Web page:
Ralph McInerny is among the most noted Catholic philosophers and authors of our day. He has taught at the University of Notre Dame since 1955, and since 1978 has been the Michael P. Grace Professor of Medieval Studies. He also serves as Director of the Jacques Maritain Center at Notre Dame. McInerny has written a number of important works on St. Thomas Aquinas and helped found Crisis magazine, a publication that addresses problems facing contemporary society from the standpoint of the Catholic tradition. Alongside his academic work, McInerny authored the best-selling and internationally acclaimed Father Dowling Mysteries, which were also made into a series for public television, and he was appointed to President Bush’s Council for Arts and the Humanities.
Richard Cornuelle has greatly impacted how we think about voluntary institutions in the United States. Through such works as Reclaiming the American Dream and De-Managing America, and through his work with the Foundation for Economic Education and the Volker Fund, he has called important attention to the needs and possibilities of those organizations that exist to address social problems through nongovernmental means. His latest work points to what he believes is a great liberating social transformation that is already under way.
A self-described “broker of ideas,” Richard Ware has been deeply influential in his role as a discoverer and supporter of intellectuals interested in the foundations of a free society. During World War II, Ware served with the lend/lease administration in the Pentagon. Following the war, he began work with the Earhart Foundation, becoming President and Trustee of the Foundation in 1970. As President, his guidance helped the Earhart Foundation pursue its mission of sponsoring the study of modern political systems by providing funds for the development of both scholars and scholarly works. As such, Dick Ware developed a unique perspective on the influence of intellectual thought on political systems.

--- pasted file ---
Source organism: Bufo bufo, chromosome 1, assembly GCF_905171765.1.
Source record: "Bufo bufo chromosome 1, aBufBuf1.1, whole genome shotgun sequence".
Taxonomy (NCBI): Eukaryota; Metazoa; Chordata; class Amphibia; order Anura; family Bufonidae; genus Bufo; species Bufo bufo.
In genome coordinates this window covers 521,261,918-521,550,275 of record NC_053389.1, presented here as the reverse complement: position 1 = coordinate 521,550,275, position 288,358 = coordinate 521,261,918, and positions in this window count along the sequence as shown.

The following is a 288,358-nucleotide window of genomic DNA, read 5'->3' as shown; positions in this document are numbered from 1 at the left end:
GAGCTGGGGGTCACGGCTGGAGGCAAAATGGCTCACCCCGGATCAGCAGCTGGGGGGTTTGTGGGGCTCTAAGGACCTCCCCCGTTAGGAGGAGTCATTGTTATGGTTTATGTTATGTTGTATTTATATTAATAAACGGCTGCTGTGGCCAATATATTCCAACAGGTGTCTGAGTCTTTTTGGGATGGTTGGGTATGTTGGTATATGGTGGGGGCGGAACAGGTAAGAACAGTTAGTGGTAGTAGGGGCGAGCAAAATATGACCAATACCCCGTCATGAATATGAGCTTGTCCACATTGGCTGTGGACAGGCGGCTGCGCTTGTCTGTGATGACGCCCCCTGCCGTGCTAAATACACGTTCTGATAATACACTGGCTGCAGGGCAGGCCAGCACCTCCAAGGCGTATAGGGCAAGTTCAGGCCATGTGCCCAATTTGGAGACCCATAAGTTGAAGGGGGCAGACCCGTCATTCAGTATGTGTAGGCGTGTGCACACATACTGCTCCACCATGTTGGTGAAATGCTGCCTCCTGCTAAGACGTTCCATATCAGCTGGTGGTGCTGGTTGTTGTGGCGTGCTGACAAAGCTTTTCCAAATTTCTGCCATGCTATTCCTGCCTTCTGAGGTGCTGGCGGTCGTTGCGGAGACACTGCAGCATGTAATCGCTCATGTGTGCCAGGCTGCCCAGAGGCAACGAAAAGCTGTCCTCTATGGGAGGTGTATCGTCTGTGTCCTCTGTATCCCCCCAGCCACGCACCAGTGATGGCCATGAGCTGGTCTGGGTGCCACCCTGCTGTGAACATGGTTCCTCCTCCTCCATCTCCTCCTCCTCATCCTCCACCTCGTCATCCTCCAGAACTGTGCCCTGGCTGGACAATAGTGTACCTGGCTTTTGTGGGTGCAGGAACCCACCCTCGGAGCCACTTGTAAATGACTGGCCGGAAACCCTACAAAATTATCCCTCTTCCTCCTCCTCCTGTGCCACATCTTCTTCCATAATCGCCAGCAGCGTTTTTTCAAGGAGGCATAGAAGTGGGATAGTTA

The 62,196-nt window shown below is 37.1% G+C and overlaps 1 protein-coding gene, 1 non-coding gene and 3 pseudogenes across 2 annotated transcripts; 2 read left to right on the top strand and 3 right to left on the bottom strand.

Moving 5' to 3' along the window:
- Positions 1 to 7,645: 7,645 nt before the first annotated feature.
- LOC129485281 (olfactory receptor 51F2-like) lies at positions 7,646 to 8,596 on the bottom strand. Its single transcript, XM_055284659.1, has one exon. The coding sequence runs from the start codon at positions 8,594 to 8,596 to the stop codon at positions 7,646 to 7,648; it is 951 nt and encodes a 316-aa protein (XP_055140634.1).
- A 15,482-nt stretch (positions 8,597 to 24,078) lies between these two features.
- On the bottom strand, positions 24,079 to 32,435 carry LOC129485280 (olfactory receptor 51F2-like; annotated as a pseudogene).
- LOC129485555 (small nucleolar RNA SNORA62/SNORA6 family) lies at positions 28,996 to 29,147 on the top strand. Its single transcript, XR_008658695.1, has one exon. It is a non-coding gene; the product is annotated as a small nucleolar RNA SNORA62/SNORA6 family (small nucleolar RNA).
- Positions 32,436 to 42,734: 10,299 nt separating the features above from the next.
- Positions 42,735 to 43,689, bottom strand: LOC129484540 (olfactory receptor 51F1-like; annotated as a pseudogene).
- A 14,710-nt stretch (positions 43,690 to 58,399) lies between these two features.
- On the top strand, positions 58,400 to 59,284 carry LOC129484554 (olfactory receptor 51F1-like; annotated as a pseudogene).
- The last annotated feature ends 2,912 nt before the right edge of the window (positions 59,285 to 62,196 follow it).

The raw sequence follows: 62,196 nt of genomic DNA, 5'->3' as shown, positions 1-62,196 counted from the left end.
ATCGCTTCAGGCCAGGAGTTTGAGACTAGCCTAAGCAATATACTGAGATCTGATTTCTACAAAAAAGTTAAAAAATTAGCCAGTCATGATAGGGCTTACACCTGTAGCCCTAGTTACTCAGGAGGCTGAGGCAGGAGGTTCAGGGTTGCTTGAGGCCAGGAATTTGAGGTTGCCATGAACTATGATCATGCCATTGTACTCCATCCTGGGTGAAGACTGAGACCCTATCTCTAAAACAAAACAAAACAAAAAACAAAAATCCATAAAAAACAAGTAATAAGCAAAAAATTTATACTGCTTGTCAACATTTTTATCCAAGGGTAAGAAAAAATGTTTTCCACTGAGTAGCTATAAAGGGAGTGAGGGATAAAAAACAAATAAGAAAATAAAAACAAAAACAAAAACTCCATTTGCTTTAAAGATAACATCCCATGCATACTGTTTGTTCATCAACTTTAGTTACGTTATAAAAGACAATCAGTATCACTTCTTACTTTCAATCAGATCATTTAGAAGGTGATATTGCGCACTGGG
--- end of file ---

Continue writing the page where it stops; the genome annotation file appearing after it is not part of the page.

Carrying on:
Ronald H. Coase received the 1991 Nobel Prize in Economic Sciences. His articles “The Problem of Social Cost” and “The Nature of the Firm” are among the most important and most often cited works in the whole of economic literature. He has taught at the University of Chicago since 1964 and was editor of the very influential Journal of Law and Economics from 1964 until 1982. He recounts how he used the journal during that time to encourage “economists and lawyers to write about the way in which actual markets operate and about how governments actually perform in regulating or undertaking economic activities.”
As economic advisor to British Prime Minister Margaret Thatcher, Sir Alan Walters was an important figure in the transformation of economic policy, and resulting unprecedented boom, that took place in the United Kingdom during the 1980s. Walters also served as an economic advisor to Prime Minister Edward Heath and has served as an advisor to the World Bank. He has written influential articles on public-sector pricing, economic statistics, and cost-benefit analysis, and has taught at the University of Birmingham, the London School of Economics, and Johns Hopkins University.
One of the most dynamic and insightful theorists writing on property rights, Svetozar “Steve” Pejovich reflects here on his experience in economics. With characteristic sagacity and humor, he demonstrates the power that empirical cases can bring to bear on theoretical problems.
Raoul Berger was the foremost scholar of constitutional law to defend the doctrine of originalism in our day. His works Impeachment, Executive Privilege, and Government by Judiciary set the standards for subsequent work in the field of constitutional interpretation and influenced both expert and public opinion during some of the worst constitutional crises of the late twentieth century. In this program, Berger’s thought is set in the context of his long and rich life from his earliest days as a young Russian emigre in Chicago, to his first career in music, and his eventual fascination with the legal underpinnings of a free society. Combining original footage of his life, his personal reflections, and commentary, Liberty Fund presents a Profile in Liberty: Raoul Berger.
The twentieth century witnessed the unparalleled expansion of government power over the lives and livelihoods of individuals. Much of this was the result of two devastating world wars and totalitarian ideologies that directly challenged individual liberty and the free institutions of the open society. Other forms of expansion in the provision of social welfare and the regulation of the economy, while more benign in their objectives, nevertheless posed significant challenges to personal freedom. Few individuals did more to both extend our understanding of the economic processes of the free society and alert us to the dangers inherent in the growth of political power than the Nobel laureate economist and social theorist Friedrich A. Hayek. In over half a century of writing and teaching, he showed why national socialism was the very antithesis of capitalism, why communism was an economic and political philosophy ultimately doomed to failure, and why we must be wary of government intervention if we are to preserve the freedoms that make democracy and prosperity possible.